Cameras are not just the product of engineering, they are also the result of marketing considerations - creating a product people will want to buy at a price they find attractive. The result is that many cameras in this market segment are shorn of some of the features of their big brothers in the name of 'product differentiation.' It's a reality that can upset some people (often the owners of more expensive cameras), but we, like the marketers, need to consider whether the removed features will have an impact on the buyer the camera is aimed at. For example, it's been a Canon tradition to miss spot metering off its least expensive DLSR. This is annoying (it's certainly a more useful feature than the bracketing function removed from the baby Nikons), and worth highlighting but probably not a big issue for the majority of users.

In every other respect, Canon seems to have gently toned-down the specification so that it rates slightly less well in all the metrics that appear on shop shelf tags - pixel count, continuous shooting speed, number of AF points and screen size. The only one of these to have any real impact on the user experience is the continuous shooting speed, which has been pruned back a little far. If you regularly find yourself shooting bursts of images, you're going to have to look elsewhere.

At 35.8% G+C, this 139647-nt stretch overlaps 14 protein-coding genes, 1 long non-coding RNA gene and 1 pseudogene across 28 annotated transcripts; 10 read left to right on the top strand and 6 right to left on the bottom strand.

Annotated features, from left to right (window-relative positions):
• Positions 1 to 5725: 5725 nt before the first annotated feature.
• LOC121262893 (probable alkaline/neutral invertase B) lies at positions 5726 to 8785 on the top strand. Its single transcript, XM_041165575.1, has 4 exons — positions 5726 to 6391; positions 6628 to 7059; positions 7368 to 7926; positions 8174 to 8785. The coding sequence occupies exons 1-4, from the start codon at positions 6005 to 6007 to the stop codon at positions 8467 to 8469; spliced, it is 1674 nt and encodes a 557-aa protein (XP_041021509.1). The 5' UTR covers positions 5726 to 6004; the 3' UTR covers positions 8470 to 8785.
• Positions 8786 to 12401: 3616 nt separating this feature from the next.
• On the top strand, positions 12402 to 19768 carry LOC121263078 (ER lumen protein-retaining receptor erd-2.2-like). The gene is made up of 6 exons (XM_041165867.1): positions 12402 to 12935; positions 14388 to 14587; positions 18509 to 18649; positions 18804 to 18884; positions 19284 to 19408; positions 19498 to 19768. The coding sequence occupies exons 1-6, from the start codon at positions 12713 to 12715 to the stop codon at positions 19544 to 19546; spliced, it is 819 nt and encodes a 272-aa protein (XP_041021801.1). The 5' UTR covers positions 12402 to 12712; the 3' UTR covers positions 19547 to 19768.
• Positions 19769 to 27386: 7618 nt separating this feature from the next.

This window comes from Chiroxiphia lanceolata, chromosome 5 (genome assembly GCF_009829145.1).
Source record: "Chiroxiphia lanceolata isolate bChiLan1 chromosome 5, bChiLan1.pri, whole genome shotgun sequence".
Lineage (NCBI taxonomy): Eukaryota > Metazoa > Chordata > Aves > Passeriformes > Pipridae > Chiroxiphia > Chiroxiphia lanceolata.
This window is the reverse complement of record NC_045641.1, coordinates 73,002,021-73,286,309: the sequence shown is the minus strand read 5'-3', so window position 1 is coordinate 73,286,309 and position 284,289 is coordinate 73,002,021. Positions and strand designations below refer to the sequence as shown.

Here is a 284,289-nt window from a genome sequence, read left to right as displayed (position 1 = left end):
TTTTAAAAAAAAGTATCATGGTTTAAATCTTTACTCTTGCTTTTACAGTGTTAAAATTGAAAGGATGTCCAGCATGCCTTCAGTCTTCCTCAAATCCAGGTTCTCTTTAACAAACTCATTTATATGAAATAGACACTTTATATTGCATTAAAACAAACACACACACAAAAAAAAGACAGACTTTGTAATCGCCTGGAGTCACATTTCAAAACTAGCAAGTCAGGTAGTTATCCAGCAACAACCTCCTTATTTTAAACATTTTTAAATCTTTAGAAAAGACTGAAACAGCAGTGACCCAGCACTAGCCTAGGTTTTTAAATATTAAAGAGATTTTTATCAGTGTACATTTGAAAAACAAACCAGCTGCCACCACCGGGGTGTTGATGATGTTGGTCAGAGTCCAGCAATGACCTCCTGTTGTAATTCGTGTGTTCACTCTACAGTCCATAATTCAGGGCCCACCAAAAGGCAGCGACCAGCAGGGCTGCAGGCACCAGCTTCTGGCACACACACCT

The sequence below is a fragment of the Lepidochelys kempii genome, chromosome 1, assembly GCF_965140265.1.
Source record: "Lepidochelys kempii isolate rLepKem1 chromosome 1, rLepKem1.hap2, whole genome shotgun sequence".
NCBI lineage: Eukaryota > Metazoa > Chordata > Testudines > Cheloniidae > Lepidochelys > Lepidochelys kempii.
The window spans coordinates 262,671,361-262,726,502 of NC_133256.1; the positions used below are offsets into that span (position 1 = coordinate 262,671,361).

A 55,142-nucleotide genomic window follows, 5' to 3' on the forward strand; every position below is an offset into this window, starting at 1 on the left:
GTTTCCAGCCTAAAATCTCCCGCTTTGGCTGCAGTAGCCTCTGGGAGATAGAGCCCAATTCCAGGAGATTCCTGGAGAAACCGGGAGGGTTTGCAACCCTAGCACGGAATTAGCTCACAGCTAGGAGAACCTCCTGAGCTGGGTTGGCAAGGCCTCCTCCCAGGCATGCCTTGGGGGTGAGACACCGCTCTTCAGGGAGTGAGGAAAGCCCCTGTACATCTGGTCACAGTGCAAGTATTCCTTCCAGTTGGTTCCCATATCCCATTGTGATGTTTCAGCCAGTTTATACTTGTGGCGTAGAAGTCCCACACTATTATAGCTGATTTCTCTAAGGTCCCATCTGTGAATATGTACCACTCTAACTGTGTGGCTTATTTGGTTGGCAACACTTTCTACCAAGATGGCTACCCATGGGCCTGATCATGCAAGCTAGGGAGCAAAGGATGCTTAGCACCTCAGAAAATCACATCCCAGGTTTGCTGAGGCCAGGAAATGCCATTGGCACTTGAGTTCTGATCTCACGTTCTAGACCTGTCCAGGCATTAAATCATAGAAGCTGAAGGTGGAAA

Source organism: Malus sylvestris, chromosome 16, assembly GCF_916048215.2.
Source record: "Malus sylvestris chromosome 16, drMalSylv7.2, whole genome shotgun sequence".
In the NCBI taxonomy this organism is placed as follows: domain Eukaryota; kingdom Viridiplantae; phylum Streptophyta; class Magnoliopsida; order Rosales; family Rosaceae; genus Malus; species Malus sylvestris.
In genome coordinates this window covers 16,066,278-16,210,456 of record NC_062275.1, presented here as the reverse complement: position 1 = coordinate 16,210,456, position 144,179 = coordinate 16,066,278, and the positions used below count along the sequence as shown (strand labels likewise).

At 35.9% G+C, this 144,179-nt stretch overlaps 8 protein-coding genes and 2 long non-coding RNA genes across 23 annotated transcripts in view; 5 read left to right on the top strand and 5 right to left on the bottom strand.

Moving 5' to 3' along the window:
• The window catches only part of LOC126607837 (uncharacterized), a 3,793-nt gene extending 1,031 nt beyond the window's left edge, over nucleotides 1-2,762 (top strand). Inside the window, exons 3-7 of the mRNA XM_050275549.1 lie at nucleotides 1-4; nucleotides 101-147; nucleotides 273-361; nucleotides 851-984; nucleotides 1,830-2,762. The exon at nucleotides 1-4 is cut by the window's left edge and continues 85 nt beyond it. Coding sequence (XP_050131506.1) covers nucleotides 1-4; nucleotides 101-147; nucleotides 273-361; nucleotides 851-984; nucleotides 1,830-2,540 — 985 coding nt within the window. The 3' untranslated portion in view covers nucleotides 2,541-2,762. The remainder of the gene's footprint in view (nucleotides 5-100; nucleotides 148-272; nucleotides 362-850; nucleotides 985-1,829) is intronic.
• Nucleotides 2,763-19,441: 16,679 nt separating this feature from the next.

The 1000D is a difficult camera to judge while its price still hasn't adjusted to a realistic market level, as it's not a camera that stands out enough from its competitors to justify a major price difference. However, ergonomic foibles aside, it's a solid little camera that is easy to use and produces consistently good images across all of its sensitivity settings. That's the thing that most people will be looking for from this camera, and it's what Canon has traditionally been very good at.

Canon's lead of the entry-level market has slipped in recent years (in certain markets) and the 1000D doesn't stand out from the competition as much as previous models. It's certainly a safe bet and one of the most consistent offerings in the sector (it has few annoying quirks or niggling loose ends) and its all-round competance, excellent high ISO performance and class-leading image quality will win it a lot of friends.